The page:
Cees Braakman, born in the Netherlands in 1917 and died in 1995, was probably the most influential Dutch designer of his time. His career as a furniture designer stated very early at the age of 17, at UMS Pastoe. After the second world war, Braakman found his way to the United States to study American design and production processes. Being particularly inspired by the works of the Eames at Herman Miller, Braakman introduced the bent plywood techniques to Pastoe and created their first line of modern furniture. Moreover, he created a clear and coherent collection of furniture conceived as functional objects, which put Pastoe on the map. He was closely affiliated to the Pastoe concern as he was head of the design team from 1945 to 1978.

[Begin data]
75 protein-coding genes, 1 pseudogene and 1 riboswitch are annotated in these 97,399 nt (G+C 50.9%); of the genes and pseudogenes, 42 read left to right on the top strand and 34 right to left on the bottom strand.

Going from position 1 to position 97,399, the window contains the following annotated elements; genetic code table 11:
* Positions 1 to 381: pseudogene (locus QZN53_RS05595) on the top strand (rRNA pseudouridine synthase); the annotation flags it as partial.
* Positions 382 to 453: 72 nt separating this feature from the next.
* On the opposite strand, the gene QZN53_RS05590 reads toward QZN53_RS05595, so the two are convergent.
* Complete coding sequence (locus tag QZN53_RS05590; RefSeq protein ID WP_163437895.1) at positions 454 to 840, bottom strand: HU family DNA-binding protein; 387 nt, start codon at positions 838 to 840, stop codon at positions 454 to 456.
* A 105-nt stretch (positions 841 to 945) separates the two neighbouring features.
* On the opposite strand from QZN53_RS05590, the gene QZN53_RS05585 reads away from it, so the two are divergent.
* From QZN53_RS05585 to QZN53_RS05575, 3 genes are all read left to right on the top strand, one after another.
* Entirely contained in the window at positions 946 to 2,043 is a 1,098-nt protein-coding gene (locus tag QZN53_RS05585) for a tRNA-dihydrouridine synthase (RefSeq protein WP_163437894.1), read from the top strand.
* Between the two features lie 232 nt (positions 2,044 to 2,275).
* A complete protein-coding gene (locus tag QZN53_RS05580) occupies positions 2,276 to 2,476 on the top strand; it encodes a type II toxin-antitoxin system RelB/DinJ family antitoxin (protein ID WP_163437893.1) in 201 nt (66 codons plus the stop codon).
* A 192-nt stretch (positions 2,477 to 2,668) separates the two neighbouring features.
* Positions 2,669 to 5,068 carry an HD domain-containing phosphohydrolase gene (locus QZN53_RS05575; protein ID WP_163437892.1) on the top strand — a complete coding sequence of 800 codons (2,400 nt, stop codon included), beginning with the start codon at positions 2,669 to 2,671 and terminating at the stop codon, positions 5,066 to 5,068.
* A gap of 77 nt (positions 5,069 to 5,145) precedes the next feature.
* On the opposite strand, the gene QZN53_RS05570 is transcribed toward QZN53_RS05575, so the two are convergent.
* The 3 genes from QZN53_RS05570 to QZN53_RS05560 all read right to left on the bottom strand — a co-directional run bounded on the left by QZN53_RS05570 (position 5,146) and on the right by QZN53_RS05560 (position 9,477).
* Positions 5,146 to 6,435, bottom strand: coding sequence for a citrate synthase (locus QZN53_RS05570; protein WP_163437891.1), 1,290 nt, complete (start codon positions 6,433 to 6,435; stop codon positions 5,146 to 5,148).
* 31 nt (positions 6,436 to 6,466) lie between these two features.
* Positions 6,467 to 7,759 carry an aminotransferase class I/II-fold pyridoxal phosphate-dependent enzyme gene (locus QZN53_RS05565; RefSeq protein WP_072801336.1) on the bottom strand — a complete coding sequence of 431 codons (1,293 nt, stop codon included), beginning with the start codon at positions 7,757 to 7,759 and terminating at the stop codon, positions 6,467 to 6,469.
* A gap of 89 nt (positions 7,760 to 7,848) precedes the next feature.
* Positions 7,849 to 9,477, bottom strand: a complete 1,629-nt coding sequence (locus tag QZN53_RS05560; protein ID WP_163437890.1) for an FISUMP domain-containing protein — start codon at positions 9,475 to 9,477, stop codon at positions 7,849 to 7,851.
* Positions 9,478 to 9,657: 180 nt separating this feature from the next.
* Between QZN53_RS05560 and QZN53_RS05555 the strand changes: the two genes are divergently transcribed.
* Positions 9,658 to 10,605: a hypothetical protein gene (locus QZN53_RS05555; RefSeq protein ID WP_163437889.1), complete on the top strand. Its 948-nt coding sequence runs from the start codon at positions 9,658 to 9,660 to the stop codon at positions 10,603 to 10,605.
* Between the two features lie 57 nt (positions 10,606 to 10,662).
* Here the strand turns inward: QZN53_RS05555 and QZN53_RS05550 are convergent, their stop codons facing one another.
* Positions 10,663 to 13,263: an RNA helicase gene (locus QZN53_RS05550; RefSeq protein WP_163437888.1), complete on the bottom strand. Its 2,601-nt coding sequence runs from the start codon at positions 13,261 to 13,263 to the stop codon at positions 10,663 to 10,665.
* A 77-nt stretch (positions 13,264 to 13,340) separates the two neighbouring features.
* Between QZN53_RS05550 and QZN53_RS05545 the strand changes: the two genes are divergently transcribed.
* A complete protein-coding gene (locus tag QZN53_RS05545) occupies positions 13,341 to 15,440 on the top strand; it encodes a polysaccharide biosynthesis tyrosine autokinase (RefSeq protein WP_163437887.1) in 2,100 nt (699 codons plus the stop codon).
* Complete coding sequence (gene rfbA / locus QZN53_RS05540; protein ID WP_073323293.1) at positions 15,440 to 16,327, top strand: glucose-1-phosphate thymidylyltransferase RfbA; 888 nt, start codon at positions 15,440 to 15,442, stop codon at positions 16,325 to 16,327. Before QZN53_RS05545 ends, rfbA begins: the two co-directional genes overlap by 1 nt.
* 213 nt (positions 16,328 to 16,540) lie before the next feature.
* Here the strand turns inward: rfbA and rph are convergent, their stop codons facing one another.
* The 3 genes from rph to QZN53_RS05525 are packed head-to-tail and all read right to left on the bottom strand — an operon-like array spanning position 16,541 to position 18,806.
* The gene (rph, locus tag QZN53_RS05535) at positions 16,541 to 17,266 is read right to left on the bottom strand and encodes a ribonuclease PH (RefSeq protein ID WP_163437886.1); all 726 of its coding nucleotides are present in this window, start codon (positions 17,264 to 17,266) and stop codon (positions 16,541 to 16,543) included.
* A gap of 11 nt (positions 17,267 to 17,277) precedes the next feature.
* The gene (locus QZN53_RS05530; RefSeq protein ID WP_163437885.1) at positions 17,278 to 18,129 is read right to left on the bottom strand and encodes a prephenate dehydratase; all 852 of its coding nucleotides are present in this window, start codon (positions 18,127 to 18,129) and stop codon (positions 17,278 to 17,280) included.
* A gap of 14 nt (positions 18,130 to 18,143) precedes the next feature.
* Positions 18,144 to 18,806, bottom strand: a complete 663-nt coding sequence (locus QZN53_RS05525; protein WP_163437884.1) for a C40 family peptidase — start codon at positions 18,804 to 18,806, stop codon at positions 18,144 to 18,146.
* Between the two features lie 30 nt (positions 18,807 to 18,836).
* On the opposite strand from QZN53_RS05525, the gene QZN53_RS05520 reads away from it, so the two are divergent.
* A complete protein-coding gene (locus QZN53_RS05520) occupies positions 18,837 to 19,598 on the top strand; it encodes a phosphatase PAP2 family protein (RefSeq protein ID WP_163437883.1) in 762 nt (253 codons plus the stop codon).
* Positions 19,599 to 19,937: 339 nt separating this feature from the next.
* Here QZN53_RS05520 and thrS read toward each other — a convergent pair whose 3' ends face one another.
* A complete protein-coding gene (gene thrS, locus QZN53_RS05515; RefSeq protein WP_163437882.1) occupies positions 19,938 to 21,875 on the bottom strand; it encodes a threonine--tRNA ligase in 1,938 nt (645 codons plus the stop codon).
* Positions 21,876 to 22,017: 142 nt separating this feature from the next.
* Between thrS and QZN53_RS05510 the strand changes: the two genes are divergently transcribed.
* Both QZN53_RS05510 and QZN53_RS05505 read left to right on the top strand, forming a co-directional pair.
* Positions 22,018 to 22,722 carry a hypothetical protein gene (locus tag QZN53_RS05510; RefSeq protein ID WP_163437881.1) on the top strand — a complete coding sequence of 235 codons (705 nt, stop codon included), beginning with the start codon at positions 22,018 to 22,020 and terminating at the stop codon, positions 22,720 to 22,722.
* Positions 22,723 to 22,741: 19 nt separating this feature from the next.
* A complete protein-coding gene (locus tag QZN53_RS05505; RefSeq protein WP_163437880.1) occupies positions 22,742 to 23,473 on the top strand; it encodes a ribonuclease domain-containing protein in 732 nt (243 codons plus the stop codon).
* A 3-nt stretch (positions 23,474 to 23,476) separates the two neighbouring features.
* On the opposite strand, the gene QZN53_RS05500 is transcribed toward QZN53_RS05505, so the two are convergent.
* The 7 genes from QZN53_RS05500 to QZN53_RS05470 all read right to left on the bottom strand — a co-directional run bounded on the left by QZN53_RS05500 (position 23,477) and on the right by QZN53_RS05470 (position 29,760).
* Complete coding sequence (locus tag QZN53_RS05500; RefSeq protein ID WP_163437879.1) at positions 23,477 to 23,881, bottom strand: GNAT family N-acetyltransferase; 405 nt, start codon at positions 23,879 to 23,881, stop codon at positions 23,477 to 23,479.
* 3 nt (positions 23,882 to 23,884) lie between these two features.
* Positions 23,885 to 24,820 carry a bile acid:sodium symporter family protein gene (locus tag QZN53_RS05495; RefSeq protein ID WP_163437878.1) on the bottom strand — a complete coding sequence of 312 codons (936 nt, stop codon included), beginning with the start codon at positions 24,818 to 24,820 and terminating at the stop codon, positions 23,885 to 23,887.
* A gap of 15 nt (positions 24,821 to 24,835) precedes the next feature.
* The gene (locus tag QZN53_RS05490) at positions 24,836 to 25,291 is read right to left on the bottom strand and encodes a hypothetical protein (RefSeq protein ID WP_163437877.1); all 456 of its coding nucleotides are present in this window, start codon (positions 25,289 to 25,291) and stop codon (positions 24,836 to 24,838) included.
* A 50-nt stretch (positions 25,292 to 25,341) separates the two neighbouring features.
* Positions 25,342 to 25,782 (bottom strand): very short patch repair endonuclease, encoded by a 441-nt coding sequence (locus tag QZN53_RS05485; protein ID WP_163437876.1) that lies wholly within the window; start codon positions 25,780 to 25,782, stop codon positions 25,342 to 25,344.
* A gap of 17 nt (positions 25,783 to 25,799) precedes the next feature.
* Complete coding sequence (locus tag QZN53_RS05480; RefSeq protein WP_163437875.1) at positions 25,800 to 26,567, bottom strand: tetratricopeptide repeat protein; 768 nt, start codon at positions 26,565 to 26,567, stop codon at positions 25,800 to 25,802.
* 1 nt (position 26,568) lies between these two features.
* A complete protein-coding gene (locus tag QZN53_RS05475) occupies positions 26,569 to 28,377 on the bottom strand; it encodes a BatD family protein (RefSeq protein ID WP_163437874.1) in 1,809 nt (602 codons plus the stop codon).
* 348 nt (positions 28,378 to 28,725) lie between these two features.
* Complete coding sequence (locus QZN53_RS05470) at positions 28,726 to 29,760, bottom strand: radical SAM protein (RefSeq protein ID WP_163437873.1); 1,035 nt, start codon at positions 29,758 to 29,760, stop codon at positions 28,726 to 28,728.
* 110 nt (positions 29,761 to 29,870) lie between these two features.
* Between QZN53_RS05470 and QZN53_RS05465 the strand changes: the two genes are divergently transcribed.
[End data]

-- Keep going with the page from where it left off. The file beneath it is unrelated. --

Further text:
Just like Frank Lloyd Wright before the war, the Dutchman was influenced by japanese standards like the simple long, flat areas and the absence of decoration.
As a result a visit to Japan led to its design of the ‘Japanese desk’. That simplicity was appropriate in the sixties in the Netherlands as well, the time of rebuilding. In spite of rising prosperity, the budgets for house decoration were still limited. His designs were highly appreciated in Japan too.